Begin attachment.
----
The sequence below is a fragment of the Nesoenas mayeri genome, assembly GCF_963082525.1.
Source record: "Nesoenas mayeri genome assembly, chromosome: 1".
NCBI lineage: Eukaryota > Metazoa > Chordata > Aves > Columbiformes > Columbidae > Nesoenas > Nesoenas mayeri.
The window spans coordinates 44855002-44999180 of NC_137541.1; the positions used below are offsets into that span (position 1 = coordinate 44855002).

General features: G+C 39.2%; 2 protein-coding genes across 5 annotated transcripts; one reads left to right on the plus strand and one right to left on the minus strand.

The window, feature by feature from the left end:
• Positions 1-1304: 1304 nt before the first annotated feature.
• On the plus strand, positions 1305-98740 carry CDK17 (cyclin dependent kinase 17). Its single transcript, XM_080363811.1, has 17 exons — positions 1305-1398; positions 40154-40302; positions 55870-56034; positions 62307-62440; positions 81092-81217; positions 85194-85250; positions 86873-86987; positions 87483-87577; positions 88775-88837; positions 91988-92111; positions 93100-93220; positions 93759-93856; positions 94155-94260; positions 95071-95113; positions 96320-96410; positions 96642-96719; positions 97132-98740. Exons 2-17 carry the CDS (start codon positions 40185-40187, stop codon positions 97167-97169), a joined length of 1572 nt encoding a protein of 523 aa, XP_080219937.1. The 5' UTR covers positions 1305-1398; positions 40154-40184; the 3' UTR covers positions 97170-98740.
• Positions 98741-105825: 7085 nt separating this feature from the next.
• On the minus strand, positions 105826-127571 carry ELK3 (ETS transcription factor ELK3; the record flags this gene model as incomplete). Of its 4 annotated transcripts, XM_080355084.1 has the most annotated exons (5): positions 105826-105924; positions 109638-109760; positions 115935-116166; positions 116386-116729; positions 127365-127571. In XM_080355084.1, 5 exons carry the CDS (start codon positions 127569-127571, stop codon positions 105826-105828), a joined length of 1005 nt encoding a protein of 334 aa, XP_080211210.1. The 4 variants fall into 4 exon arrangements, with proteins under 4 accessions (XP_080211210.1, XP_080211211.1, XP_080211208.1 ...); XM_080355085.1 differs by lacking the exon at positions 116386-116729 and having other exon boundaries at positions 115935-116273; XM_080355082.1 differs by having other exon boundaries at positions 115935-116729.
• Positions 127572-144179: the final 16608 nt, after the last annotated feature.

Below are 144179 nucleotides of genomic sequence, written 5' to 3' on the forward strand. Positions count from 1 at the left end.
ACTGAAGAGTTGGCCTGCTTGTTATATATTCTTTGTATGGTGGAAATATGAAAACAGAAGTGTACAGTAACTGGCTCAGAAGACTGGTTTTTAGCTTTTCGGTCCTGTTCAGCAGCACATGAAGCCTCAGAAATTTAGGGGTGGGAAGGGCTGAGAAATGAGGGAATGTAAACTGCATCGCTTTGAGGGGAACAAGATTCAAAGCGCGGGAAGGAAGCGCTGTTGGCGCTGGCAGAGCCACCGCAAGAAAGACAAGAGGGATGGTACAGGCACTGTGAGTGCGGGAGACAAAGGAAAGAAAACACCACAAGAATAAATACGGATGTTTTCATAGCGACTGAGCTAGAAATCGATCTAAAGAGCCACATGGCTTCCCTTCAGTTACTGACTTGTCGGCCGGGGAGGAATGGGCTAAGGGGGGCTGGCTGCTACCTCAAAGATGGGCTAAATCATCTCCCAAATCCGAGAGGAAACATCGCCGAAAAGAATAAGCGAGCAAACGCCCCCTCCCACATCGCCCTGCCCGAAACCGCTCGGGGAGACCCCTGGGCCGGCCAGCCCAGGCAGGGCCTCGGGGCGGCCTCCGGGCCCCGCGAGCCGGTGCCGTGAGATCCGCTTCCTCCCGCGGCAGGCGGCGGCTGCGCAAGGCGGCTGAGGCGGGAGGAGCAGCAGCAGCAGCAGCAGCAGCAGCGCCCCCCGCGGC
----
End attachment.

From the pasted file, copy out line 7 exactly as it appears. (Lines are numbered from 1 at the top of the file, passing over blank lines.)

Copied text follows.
• Positions 1-1304: 1304 nt before the first annotated feature.